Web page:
Ethics Corner

Code of Ethics

Dental hygienists work in interprofessional collaborative environments. They are accountable to codes of ethics, in conjunction with professional standards, workplace policies, and laws and regulations that guide practices and behaviours. In achieving these requirements, they fulfill their contract with society to meet a high standard of ethical practice. Read the report describing the development of the Code of Ethics.

The CDHA Code of Ethics sets out the ethical principles and responsibilities which apply to all members of the dental hygiene profession across all practice areas including clinical care, education, research, administration and any other role related to the profession of dental hygiene.

In addition, the Ethical Guidelines for Educators helps educators to make professional decisions. It is grounded in 6 ethical principles and provides a framework of shared values.

Oh Canada! Talking Ethics

Oh Canada! is our membership-based publication that provides a forum for the communication of dental hygiene and oral health information, as well as product information and association news. Each issue contains a "Talking Ethics" column where members share common ethical dilemmas encountered during dental hygiene practice. Authors offer insight and share experiences about how to approach these complex cases. Read the articles by selecting the year below:

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Oral & Oropharyngeal Cancer Screening Is Not a Choice

As dental hygienists and regulated health care professionals, we are entrusted with the oral health care of our community. Our responsibility and accountability to safeguard public health and well-being are the cornerstone of our profession. Canadians are counting on us!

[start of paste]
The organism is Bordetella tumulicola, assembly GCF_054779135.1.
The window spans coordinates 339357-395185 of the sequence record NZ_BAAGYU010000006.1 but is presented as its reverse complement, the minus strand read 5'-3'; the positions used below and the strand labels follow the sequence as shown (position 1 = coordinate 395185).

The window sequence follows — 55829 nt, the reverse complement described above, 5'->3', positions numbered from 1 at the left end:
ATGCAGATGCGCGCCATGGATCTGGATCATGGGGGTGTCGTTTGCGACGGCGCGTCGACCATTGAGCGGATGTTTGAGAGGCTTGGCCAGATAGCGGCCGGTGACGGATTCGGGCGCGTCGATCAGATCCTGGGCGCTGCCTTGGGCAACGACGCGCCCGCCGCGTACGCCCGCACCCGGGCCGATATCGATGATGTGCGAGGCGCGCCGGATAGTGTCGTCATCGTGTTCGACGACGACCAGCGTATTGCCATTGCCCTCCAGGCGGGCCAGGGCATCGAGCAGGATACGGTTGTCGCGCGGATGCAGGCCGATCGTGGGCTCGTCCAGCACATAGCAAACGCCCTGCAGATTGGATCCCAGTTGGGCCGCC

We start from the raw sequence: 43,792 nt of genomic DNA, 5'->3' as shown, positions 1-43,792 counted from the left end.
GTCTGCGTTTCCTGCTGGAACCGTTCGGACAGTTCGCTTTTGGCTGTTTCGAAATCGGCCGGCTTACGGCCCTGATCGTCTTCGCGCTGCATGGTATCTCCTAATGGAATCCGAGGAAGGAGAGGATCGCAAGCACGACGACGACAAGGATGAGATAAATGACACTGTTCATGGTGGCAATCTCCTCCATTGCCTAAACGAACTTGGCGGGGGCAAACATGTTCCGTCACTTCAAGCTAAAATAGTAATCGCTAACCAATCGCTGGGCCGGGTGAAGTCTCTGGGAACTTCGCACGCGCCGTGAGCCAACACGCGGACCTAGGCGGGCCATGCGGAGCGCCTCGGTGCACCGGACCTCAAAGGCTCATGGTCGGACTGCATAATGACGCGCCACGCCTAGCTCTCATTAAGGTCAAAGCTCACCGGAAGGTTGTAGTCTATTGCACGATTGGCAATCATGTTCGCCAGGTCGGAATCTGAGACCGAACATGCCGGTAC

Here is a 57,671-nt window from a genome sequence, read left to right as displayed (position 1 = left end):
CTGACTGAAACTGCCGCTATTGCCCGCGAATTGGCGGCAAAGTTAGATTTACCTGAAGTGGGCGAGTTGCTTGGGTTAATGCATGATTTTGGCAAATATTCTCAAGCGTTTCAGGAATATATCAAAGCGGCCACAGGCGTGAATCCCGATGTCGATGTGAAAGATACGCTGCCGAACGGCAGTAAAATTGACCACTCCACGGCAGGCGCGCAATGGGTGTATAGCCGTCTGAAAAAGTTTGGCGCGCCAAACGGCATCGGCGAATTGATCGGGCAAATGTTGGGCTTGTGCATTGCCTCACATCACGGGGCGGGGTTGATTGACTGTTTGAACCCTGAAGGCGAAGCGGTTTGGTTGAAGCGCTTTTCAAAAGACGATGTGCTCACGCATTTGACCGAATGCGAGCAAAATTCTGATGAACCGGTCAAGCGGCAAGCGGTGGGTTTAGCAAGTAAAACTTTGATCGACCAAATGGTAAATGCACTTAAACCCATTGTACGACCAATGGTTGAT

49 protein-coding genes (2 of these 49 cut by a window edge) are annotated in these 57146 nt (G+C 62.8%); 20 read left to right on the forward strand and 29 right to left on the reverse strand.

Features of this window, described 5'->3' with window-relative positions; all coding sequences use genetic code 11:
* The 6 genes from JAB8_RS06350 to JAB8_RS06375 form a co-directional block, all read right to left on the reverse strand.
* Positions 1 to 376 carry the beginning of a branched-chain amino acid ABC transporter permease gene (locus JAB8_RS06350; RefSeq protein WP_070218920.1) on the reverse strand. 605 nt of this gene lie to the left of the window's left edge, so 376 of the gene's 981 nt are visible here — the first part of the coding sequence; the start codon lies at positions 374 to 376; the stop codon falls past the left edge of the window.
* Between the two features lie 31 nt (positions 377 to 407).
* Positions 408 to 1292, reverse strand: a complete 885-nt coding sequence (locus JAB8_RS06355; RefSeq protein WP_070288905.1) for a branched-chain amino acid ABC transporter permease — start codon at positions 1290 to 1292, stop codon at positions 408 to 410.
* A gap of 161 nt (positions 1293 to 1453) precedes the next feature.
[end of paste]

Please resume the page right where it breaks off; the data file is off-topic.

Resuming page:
Ethical Responsibilities of a Mobile Independent Dental Hygiene Practice

Launching a mobile independent dental hygiene practice is no small feat. It requires ingenuity, perseverance, and a significant amount of problem-solving skills. In particular, as my fellow mobile independent dental hygienists already know, our ethical responsibilities as health care professionals do not decrease in any way simply because we are now mobile. We still have the same ethical responsibilities as dental hygienists practising in a clinical setting, but now the onus is on us to ensure we have the means to meet the necessary standards of practice while on the move.

Professionalism and Ethics During the COVID-19 Pandemic

There is nothing normal about life right now. Some parts of the world are open for business, some have limitations and safety restrictions in place, and others are in complete lockdowns with various industries closed until further notice. We as oral health professionals are already accustomed to very strict infection control standards, but even we have stepped it up a notch: now donning N95s, face shields, and very fashionable bouffants.